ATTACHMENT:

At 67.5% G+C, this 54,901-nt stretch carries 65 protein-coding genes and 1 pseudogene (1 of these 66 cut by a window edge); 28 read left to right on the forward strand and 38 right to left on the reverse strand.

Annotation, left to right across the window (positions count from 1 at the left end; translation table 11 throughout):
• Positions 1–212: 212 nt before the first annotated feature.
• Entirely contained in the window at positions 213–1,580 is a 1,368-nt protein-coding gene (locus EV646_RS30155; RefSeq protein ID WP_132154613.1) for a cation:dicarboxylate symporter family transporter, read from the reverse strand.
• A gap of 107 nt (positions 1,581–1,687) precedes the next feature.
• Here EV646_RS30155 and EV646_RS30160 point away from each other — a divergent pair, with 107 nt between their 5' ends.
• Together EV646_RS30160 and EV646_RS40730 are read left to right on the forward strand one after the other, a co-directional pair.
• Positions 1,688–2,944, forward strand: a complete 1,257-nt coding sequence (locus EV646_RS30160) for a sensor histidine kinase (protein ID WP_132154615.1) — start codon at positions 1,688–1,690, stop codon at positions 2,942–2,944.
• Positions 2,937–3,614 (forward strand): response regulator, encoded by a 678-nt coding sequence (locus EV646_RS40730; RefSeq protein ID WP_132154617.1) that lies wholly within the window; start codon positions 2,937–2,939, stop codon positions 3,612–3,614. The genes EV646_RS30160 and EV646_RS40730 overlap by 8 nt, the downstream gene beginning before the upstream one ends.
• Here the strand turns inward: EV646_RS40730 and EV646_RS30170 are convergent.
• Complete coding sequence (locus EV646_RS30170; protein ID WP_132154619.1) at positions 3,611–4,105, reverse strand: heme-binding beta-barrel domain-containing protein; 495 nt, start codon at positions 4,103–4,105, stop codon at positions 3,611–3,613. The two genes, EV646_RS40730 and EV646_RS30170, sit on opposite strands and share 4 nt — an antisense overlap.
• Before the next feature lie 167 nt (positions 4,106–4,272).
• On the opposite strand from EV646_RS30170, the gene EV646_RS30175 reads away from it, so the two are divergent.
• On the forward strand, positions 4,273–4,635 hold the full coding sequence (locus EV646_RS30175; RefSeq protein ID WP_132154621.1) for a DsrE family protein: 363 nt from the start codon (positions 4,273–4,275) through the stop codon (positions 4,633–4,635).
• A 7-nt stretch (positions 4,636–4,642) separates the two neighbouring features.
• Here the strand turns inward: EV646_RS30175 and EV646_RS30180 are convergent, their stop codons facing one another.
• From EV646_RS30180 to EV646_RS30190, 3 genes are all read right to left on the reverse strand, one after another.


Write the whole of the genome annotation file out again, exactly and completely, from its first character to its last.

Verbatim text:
At 67.5% G+C, this 54,901-nt stretch carries 65 protein-coding genes and 1 pseudogene (1 of these 66 cut by a window edge); 28 read left to right on the forward strand and 38 right to left on the reverse strand.

Annotation, left to right across the window (positions count from 1 at the left end; translation table 11 throughout):
• Positions 1–212: 212 nt before the first annotated feature.
• Entirely contained in the window at positions 213–1,580 is a 1,368-nt protein-coding gene (locus EV646_RS30155; RefSeq protein ID WP_132154613.1) for a cation:dicarboxylate symporter family transporter, read from the reverse strand.
• A gap of 107 nt (positions 1,581–1,687) precedes the next feature.
• Here EV646_RS30155 and EV646_RS30160 point away from each other — a divergent pair, with 107 nt between their 5' ends.
• Together EV646_RS30160 and EV646_RS40730 are read left to right on the forward strand one after the other, a co-directional pair.
• Positions 1,688–2,944, forward strand: a complete 1,257-nt coding sequence (locus EV646_RS30160) for a sensor histidine kinase (protein ID WP_132154615.1) — start codon at positions 1,688–1,690, stop codon at positions 2,942–2,944.
• Positions 2,937–3,614 (forward strand): response regulator, encoded by a 678-nt coding sequence (locus EV646_RS40730; RefSeq protein ID WP_132154617.1) that lies wholly within the window; start codon positions 2,937–2,939, stop codon positions 3,612–3,614. The genes EV646_RS30160 and EV646_RS40730 overlap by 8 nt, the downstream gene beginning before the upstream one ends.
• Here the strand turns inward: EV646_RS40730 and EV646_RS30170 are convergent.
• Complete coding sequence (locus EV646_RS30170; protein ID WP_132154619.1) at positions 3,611–4,105, reverse strand: heme-binding beta-barrel domain-containing protein; 495 nt, start codon at positions 4,103–4,105, stop codon at positions 3,611–3,613. The two genes, EV646_RS40730 and EV646_RS30170, sit on opposite strands and share 4 nt — an antisense overlap.
• Before the next feature lie 167 nt (positions 4,106–4,272).
• On the opposite strand from EV646_RS30170, the gene EV646_RS30175 reads away from it, so the two are divergent.
• On the forward strand, positions 4,273–4,635 hold the full coding sequence (locus EV646_RS30175; RefSeq protein ID WP_132154621.1) for a DsrE family protein: 363 nt from the start codon (positions 4,273–4,275) through the stop codon (positions 4,633–4,635).
• A 7-nt stretch (positions 4,636–4,642) separates the two neighbouring features.
• Here the strand turns inward: EV646_RS30175 and EV646_RS30180 are convergent, their stop codons facing one another.
• From EV646_RS30180 to EV646_RS30190, 3 genes are all read right to left on the reverse strand, one after another.